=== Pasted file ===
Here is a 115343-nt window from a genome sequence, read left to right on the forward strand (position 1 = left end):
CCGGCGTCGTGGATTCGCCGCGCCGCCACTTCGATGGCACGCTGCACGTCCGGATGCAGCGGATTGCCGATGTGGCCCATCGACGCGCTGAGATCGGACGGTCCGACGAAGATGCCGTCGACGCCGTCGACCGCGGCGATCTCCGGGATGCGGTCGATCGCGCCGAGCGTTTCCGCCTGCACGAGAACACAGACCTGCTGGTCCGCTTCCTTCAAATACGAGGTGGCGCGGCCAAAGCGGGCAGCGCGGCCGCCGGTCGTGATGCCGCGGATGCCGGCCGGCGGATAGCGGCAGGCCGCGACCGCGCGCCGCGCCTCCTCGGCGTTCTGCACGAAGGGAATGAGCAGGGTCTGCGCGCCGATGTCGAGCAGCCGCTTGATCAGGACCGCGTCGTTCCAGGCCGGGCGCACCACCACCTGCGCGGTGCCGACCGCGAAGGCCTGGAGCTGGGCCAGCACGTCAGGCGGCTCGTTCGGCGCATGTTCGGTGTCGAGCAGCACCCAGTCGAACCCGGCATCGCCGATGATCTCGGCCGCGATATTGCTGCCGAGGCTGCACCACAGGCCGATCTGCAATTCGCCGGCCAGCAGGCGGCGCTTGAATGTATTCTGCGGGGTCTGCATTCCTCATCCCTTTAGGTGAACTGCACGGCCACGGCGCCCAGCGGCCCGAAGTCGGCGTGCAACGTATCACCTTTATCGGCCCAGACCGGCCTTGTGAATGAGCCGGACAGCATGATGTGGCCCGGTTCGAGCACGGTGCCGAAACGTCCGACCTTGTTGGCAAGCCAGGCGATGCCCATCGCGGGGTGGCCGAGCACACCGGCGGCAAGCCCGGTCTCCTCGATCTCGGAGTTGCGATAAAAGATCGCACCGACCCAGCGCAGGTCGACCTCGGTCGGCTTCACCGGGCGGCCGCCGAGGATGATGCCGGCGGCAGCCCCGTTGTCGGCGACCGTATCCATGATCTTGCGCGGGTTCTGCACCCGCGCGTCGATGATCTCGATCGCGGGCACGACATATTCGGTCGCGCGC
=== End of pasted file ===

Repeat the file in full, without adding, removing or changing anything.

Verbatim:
Here is a 115343-nt window from a genome sequence, read left to right on the forward strand (position 1 = left end):
CCGGCGTCGTGGATTCGCCGCGCCGCCACTTCGATGGCACGCTGCACGTCCGGATGCAGCGGATTGCCGATGTGGCCCATCGACGCGCTGAGATCGGACGGTCCGACGAAGATGCCGTCGACGCCGTCGACCGCGGCGATCTCCGGGATGCGGTCGATCGCGCCGAGCGTTTCCGCCTGCACGAGAACACAGACCTGCTGGTCCGCTTCCTTCAAATACGAGGTGGCGCGGCCAAAGCGGGCAGCGCGGCCGCCGGTCGTGATGCCGCGGATGCCGGCCGGCGGATAGCGGCAGGCCGCGACCGCGCGCCGCGCCTCCTCGGCGTTCTGCACGAAGGGAATGAGCAGGGTCTGCGCGCCGATGTCGAGCAGCCGCTTGATCAGGACCGCGTCGTTCCAGGCCGGGCGCACCACCACCTGCGCGGTGCCGACCGCGAAGGCCTGGAGCTGGGCCAGCACGTCAGGCGGCTCGTTCGGCGCATGTTCGGTGTCGAGCAGCACCCAGTCGAACCCGGCATCGCCGATGATCTCGGCCGCGATATTGCTGCCGAGGCTGCACCACAGGCCGATCTGCAATTCGCCGGCCAGCAGGCGGCGCTTGAATGTATTCTGCGGGGTCTGCATTCCTCATCCCTTTAGGTGAACTGCACGGCCACGGCGCCCAGCGGCCCGAAGTCGGCGTGCAACGTATCACCTTTATCGGCCCAGACCGGCCTTGTGAATGAGCCGGACAGCATGATGTGGCCCGGTTCGAGCACGGTGCCGAAACGTCCGACCTTGTTGGCAAGCCAGGCGATGCCCATCGCGGGGTGGCCGAGCACACCGGCGGCAAGCCCGGTCTCCTCGATCTCGGAGTTGCGATAAAAGATCGCACCGACCCAGCGCAGGTCGACCTCGGTCGGCTTCACCGGGCGGCCGCCGAGGATGATGCCGGCGGCAGCCCCGTTGTCGGCGACCGTATCCATGATCTTGCGCGGGTTCTGCACCCGCGCGTCGATGATCTCGATCGCGGGCACGACATATTCGGTCGCGCGC